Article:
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Veterans send powerful message about unity among military members

'Service is something in our hearts that’s ingrained in us,' says US Army veteran
Posted at 10:34 PM, Nov 10, 2020
and last updated 2020-11-10 22:34:41-05

WEST PALM BEACH, Fla. — Wednesday, Nov. 11 is Veteran's Day, however, many people are already taking the time to show extra appreciation for our military members.

On Tuesday, many elderly veterans staying at VITAS Healthcare facilities across the country received handwritten letters that were personally delivered by volunteers.

The write-a-vet program is part of the hospice providers' initiative to care for veterans.

During the card campaign, the community thousands of hand-written cards were sent in from across the country as a way to reach veterans and recognize them for their service.

“When our veterans were in the service, the day they looked forward to was mail call day when they could get a large envelope of letters from their loved ones,” said Sara Goldberg, director of market development for VITAS Healthcare. “With COVID, it’s kind of a similar thing they’ve been isolated from their communities and each other and we want to recreate that moment of mail call and feeling of connectedness.”

Sergeant Louis Boria of Orlando was especially touched when opening his personalized card on Tuesday.

“Oorah,” exclaimed Sgt. Boria in response to the hand-written note.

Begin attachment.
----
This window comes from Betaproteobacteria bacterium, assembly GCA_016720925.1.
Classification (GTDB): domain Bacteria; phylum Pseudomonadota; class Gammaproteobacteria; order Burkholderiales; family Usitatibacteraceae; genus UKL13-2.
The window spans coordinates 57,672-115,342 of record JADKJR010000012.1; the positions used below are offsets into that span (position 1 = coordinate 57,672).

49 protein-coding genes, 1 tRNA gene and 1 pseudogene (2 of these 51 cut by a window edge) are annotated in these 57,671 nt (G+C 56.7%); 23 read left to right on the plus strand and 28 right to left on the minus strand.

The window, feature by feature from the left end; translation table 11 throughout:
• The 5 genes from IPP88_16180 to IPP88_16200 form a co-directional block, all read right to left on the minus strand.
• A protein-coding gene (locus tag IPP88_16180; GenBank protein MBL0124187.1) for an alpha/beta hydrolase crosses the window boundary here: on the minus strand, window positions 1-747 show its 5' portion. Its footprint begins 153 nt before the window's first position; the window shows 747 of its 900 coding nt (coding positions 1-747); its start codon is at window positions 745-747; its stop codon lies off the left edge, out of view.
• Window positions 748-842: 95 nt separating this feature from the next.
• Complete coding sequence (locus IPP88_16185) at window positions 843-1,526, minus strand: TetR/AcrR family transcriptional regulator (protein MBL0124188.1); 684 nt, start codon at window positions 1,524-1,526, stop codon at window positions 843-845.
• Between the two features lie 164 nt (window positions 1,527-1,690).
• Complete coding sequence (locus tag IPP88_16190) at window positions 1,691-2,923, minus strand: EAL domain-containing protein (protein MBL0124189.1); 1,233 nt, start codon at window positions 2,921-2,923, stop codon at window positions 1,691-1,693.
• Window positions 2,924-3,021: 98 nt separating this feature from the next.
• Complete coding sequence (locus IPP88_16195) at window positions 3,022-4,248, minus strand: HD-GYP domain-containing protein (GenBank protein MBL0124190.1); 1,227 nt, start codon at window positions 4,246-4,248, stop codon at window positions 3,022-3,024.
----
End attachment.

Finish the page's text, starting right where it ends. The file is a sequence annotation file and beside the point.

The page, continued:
He was awarded the Purple Heart for injuries incurred during World War II and the Korean War while a member of the Marine Corps.

Sgt. Boria has a strong family history in service to our country.

His four sons and his brother all became Marines.

However, Sgt. Boria lost one son in the Vietnam War.

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In West Palm Beach, Sergeant First Class Gene Warren Braxton continues to serve veterans at the West Palm Beach VA Medical Center to ensure his fellow veterans receive the care they deserve.

“It’s something in our hearts engrained in us and something that we believe in,” said SFC Braxton.

SFC Braxton was enlisted into the US Army eleven days after his 17th birthday, which happens to fall on Veterans Day.

He was so eager to join the service and follow in the footsteps of his father and two brothers.SFC Braxton served from 1975 to 1996 in the Persian Gulf War and spoke to the family bonds he created during his relentless effort to protect our nation.

“I blame it on my mother because she’s passionate about helping people,” SFC Braxon said jokingly. “I wanted to do something for the country and do something to better myself.”

SFC Braxton traveled the world during his service and recognizes the military families who support their spouses during their careers, especially when serving in various counties around the globe.

His locations of service included: Germany; Italy; Kentucky; Alabama; Virginia; Fort Bragg, North Carolina.

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He retired from the US Army in 1996 and moved his family to West Palm Beach in 2004.

However, he now serves his fellow veterans as a cultural transformation coordinator at the West Palm Beach VA Medical Center.

SFC Braxton has passionate about educating the community about the all-black "Harlem Hellfighters" unit who fought off two dozen Germans with a gun and then a knife during World War I.

There was an instant smile that beamed across his face when sharing stories about protecting our nation’s freedom, celebrating the sacrifices of military families, and the lifelong bonds he created during his career.

“It’s very special to me,” said SFC Braxton. “Each and every day.”